The idea of Google Home is futuristic and pretty great, but still very much cut and dry. In essence, it's meant to be a smart home hub that can power your IoT devices, communicate with just about every gadget you own, act as a speaker, take commands, and use Google's advanced artificial intelligence, machine learning and neural networking technologies to serve you in ways you may not think of. In essence, it's the ultimate form of Google Now, brought into your home and powered by Google's new Assistant. Google Home looks set to take the smart home control hub niche to a whole new level with the help of Google's advanced technologies. There are a few issues, however, and one is that we don't know much about Google Home just yet, and this makes it difficult to gauge consumer interest and how well it may compete in the marketplace.
There are a lot of important things about Google Home that are still unknown. For starters, as a speaker, how will it perform? For the purposes of this article, we'll be comparing Google Home to the Amazon Echo because, quite frankly, everybody else will do the same. There's no way around it; Amazon's Echo home hub is currently the leader and poster child for a fairly sparse market. If you ask enough people, you'll be sure to encounter at least a few who even think that the Echo is the only such product out there. Thus, Google Home will have to compete with the Echo to earn its place in the market. In order to be viable, it will need to be able to project sound throughout the home and boast extremely high quality audio for listening to media and doing things like making calls. On the flip side of that same token, we know nothing about how the microphones will be set up, which is a crucial element of such a product. The Amazon Echo, for example, boasts an array of advanced microphones that are arranged just so, allowing users to speak to the Echo unit when the house is noisy or when they're in another room or even another part of the house entirely, mostly through multiple directional microphones tuned to pick up human voices. If Google Home can't replicate this feat, it's basically already dead in the water, unless separate nodes for each room will be available on launch. These factors, of course, only affect the core audio experience; there are still a number of factors to consider that haven't been revealed yet.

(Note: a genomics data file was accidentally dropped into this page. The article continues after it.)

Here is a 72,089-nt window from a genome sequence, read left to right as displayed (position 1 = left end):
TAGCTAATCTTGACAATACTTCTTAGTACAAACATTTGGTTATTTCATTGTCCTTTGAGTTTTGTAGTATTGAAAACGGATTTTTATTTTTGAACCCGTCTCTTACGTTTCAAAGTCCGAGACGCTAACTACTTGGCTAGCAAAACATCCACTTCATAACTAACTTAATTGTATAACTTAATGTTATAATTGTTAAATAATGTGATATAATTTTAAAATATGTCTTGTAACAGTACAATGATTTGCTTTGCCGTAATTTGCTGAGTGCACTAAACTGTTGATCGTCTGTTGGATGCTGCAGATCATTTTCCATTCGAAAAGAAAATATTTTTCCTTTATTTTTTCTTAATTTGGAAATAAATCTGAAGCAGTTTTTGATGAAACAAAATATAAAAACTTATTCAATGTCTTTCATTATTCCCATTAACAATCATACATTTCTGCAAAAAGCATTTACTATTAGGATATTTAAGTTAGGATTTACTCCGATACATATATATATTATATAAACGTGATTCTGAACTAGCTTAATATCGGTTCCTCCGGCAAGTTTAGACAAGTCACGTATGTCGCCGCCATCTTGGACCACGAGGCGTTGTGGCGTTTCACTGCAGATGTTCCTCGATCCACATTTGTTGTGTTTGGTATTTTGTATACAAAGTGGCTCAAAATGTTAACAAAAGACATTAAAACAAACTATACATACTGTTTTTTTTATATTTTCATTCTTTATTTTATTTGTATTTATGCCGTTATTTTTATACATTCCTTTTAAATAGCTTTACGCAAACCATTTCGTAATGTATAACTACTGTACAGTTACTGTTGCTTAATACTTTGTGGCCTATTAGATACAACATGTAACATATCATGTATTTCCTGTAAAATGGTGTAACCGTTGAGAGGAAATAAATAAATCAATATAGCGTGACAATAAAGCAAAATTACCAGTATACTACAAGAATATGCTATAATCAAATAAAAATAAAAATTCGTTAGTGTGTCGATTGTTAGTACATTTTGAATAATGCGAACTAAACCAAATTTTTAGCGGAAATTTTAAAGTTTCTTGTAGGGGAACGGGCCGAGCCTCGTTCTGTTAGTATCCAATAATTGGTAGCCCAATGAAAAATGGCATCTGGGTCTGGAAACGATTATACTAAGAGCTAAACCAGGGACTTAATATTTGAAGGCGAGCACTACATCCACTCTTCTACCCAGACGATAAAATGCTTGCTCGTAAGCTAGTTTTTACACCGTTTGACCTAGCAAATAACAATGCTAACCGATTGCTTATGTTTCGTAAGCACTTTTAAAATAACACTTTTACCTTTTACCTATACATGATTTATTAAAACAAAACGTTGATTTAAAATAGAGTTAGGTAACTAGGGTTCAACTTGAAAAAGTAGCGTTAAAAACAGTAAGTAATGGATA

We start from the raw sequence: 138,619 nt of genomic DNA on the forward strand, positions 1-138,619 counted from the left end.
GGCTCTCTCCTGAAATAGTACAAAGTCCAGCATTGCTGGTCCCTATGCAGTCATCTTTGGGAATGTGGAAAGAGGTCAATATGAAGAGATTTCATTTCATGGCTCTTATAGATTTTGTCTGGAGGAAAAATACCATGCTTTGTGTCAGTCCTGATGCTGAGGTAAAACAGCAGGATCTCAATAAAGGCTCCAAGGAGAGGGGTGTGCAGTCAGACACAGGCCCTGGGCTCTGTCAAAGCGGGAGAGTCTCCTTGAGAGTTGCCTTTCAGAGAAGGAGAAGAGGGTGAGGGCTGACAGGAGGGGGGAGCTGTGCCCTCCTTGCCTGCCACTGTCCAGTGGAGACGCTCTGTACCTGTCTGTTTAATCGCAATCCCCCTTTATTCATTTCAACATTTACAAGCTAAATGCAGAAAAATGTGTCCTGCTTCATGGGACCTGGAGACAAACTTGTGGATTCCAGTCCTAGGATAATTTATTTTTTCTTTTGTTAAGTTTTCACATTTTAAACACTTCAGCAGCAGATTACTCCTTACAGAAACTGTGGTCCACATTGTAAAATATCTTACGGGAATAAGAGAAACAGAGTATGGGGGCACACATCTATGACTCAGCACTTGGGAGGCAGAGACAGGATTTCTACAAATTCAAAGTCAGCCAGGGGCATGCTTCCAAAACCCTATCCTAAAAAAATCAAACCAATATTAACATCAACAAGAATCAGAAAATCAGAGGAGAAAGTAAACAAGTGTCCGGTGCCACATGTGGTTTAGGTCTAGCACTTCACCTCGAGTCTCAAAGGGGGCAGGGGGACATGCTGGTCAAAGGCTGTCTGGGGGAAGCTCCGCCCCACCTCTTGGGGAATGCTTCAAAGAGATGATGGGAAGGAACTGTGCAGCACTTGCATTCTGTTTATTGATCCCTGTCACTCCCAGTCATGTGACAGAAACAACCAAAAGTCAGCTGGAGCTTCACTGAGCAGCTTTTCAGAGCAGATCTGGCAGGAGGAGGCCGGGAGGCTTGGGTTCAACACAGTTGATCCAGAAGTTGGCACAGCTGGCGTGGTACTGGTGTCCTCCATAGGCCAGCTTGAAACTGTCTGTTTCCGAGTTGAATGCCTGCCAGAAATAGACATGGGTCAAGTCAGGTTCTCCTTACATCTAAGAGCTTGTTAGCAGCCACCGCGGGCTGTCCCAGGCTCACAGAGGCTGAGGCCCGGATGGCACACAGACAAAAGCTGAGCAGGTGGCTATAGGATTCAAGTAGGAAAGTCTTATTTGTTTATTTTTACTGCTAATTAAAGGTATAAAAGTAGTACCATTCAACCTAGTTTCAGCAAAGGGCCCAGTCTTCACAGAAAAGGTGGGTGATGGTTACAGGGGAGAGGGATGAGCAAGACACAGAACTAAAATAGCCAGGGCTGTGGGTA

Another big factor in Google Home's market performance will be the price. To compare it again to Amazon Echo, the poster child of the market, the price for a main unit is $200, with a somewhat scaled-back model running $99. While some assumptions could be made if we knew more about the hardware, we only have the roughest of rough ideas at the moment. Without knowing the price, we don't know if it will be able to appeal to consumers on the kind of scale needed to defeat the Echo and kickstart competition in the space. While pricing higher than the Echo would be acceptable with the right features, all we know about the feature set at the moment is that A.I. will be front and center. Another factor to consider is the release date and the market climate around that time. Right now, the release date for Google Home is unknown; not even any hints or leaks are present to help with predictions. While other products may hit the market, there's no telling if they'll be able to make a dent in the Echo's market share. If nothing else comes out and Amazon Echo stays on top, Google will have a bit of an issue; the longer they let the Echo stay at the top of the heap, the harder it will be to dethrone.
The last big factor to consider that we know nothing about is just how well the system works. Assistant was demonstrated at Google I/O, but has yet to see much, if any, real-life testing. Not only do we not know how well the predictive A.I. will work, we don't know how fast Google Home will react when a user gives it a command. This, however, is an area where at least one assumption can be made; thanks to Assistant and a focus on the A.I. and command-based software, it's safe to say that Google Home will do its job at least as well as Google Now on your smartphone. Go ahead, fire it up with OK Google and give it a random command. Search for something, play some music, or just try to make small talk to see how it reacts. Depending on your phone's hardware, the delay may be significant or less than a second. This is an older system than Assistant, running on hardware that was not custom-made for it, with less A.I. backing. If Google Home is tailored to Assistant, it'd be no shocker to see a command getting a reaction the instant a user stops talking. For now, however, we don't know for sure. All of these factors combine to make Google Home quite the enigma, for now. Predicting its performance, both in the market and at doing its job, is next to impossible for now.